Yours Truly,

G. W. P.

38th Indiana Infantry

Posted in Montgomery Regiments & Companies with tags , , , on January 19, 2010 by 40thindiana
The 38th Indiana Infantry Regiment was raised in New Albany, Indiana by Colonel Benjamin Scribner. Most of the compamies were raised from southren Indiana counties. The list of Twenty-three men below were from Montgomery County, Indiana and traveled to New Albany, IN. In Colonel Benjamin Scribner’s book, ” How Soldiers Were Made”, he mentions David Patton twice. He stated that “thirteen students from the northern part of our state came down to New Albany, and were mustered in as private soldiers.”(p. 208-209) Among them was a man that would become the last Colonel of the 38th Indiana Infantry, David H. Patton. Many of the names below, including Patton, were students at the Waveland Collegiate Institute, in Waveland, Indiana. There are twenty-two men on the 1861 Company “H” rolls that are known to be from Montgomery County.
Of the original twenty-three men, eleven would not survive the war. Several other men could not serve out their three year enlistments because of wounds or disease, a sad testament to the hard service the 38th Regiment performed. Also included are four recruits who enlisted in 1864, two of them would die of disease.
One other county resident enlisted in Company “C”, 38th Indiana Infantry. William Jones of Brown Township enlisted on September 18, 1861, and mustered out as a sergeant on July 15, 1865. He listed his residence as New Market, Indiana.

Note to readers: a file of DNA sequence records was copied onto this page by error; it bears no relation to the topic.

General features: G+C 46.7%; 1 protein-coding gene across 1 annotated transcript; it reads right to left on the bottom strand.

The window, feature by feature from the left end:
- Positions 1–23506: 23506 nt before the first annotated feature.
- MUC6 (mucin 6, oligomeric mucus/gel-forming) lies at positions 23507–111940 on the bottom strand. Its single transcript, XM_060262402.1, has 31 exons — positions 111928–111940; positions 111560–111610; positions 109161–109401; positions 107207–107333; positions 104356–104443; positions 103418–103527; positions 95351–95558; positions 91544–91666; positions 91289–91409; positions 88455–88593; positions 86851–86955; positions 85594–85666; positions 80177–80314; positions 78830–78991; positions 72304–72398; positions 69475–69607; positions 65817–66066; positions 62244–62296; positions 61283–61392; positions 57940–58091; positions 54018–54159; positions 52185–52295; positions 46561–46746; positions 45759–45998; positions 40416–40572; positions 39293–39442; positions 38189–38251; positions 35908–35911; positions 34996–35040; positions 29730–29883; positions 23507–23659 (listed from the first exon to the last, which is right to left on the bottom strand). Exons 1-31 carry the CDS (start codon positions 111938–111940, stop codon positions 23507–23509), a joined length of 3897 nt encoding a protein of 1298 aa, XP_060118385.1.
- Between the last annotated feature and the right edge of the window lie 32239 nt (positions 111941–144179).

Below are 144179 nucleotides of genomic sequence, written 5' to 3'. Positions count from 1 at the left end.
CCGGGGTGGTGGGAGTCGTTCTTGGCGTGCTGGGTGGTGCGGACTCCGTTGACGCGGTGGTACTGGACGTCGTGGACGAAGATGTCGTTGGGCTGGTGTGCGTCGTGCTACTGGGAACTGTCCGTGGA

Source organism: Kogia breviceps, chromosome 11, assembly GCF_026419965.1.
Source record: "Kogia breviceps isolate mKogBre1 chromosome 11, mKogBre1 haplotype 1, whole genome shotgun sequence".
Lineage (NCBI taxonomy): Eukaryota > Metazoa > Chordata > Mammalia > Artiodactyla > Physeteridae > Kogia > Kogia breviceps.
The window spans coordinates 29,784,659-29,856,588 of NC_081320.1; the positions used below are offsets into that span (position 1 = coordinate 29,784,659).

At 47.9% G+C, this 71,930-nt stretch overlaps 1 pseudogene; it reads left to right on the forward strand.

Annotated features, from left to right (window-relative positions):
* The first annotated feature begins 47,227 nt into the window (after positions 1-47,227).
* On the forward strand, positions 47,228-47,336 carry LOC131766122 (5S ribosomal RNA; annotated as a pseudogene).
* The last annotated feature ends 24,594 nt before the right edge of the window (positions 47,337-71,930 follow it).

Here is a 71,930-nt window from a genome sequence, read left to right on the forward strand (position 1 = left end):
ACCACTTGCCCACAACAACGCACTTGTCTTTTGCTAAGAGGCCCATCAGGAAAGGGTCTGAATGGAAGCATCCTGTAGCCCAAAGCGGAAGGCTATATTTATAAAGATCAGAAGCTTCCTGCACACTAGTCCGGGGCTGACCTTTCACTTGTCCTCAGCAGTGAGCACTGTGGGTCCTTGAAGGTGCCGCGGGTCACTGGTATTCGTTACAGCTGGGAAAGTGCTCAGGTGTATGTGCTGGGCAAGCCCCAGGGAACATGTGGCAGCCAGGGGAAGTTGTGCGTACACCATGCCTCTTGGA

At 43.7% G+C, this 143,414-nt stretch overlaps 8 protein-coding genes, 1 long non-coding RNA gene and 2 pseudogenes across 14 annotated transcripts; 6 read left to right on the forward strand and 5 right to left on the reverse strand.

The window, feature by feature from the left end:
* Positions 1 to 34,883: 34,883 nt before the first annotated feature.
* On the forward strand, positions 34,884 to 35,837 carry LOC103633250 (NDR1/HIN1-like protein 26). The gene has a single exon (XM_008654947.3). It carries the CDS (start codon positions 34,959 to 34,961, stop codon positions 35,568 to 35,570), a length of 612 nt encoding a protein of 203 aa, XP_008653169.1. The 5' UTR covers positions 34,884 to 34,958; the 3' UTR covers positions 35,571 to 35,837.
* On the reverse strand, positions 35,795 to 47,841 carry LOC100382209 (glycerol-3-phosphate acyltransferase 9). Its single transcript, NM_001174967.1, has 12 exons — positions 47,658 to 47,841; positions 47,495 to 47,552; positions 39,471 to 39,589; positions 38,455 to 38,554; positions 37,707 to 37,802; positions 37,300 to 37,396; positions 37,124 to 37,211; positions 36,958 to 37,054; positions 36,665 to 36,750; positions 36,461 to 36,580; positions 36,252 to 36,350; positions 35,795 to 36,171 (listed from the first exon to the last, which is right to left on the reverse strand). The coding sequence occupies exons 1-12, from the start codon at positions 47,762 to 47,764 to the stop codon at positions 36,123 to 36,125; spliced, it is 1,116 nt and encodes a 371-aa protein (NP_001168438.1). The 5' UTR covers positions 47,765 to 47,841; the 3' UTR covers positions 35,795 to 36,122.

The 38th saw heavy action at Perryville, KY., Stones River, TN., Chickamauga, GA., Chattanooga, TN. and the Atlanta Campagin. It was also involved in Sherma’s “March to the Sea” and the march north through the Carolians. It has the honor of being listed as one of “Fox’s Fighting 300 Union Regiments” from the Civil War.

David H. Patton - Waveland, Indiana Mustered Sept. 18, 1861, Enlisted as a Corporal, Mustered out as Colonel of the 38th IND., 1865

Joseph E. Sterrett - Waveland, Indiana Mustered Dec. 5, 1861, Enlisted as a private, Mustered out as Second Lieutenant of Company “H”

Samuel W. Sterrett - Waveland, Indiana Mustered Sept, 18, 1861, Killed at the battle of Perryville, Kentucky October 8, 1862

John C. Bush - Waveland, Indiana Mustered Sept. 18, 1861, Discharged 1863, disability

Alexander Buchanan - Montgomery County Mustered Oct. 4, 1861, Died of wounds 1863, no specific date given

Robert H. Canine - Waveland, Indiana Mustered Oct. 4, 1861, Discharge 1863, disability

William G. Canine - Crawfordsville, Indiana Mustered Oct. 4, 1861, Died 1863 of disease

John Cassady - Montgomery County Mustered Sept. 18, 1861, Wounded Sept. 1, 1864 battle of Jonesboro, Georgia, Died Sept. 2, 1864

William S. Demaree – Montgomery County Mustered Oct. 4, 1861, Discharged 1863, disability

Charles E. Fowler - Montgomery County Mustered Sept. 18, 1861, Killed in Georgia, August 26, 1864, Buried Marietta Georgia National Cemetery

John T. Hanna – Montgomery County Mustered Oct. 4, 1861, Died in Kentucky Feb. 13, 1862, disease

Joseph L. Logan – Montgomery County Mustered Sept. 18, 1861, Mustered out as Corporal Sept. 17, 1864

John L. Martin – Crawfordsville, Indiana Mustered Sept. 18, 1861, Veteran, promoted to Captain of Company A

John W. McDaniel – Waveland, Indiana Mustered Sept. 18, 1861, Killed at battle of Perryville, Kentucky October 8, 1862

John W. Milligan – Waveland, Indiana Mustered Oct. 4, 1861, Mustered out 1864

Thomas Noon – Montgomery County Mustered Sept. 18, 1861, Died Nashville, Tennessee September 2, 1863

John W. Randolph - Montgomery County Mustered Oct. 4, 1861, Discharged, date not stated, wounds

William J. Richards – Montgomery County Mustered Sept. 18, 1861; Commissioned 2nd Lt., 81st Ind. Inf. Co. “H”

William Riley – Montgomery County Mustered Sept. 18, 1861, Killed battle of Chickamauga, Georgia Sept. 19, 1863

James M. Steele – Montgomery County Mustered Sept. 18, 1861Mustered out Sept. 12, 1864

Lorenzo D. Stone – Montgomery County Mustered Sept. 18, 1861, Mustered out Sept. 17, 1864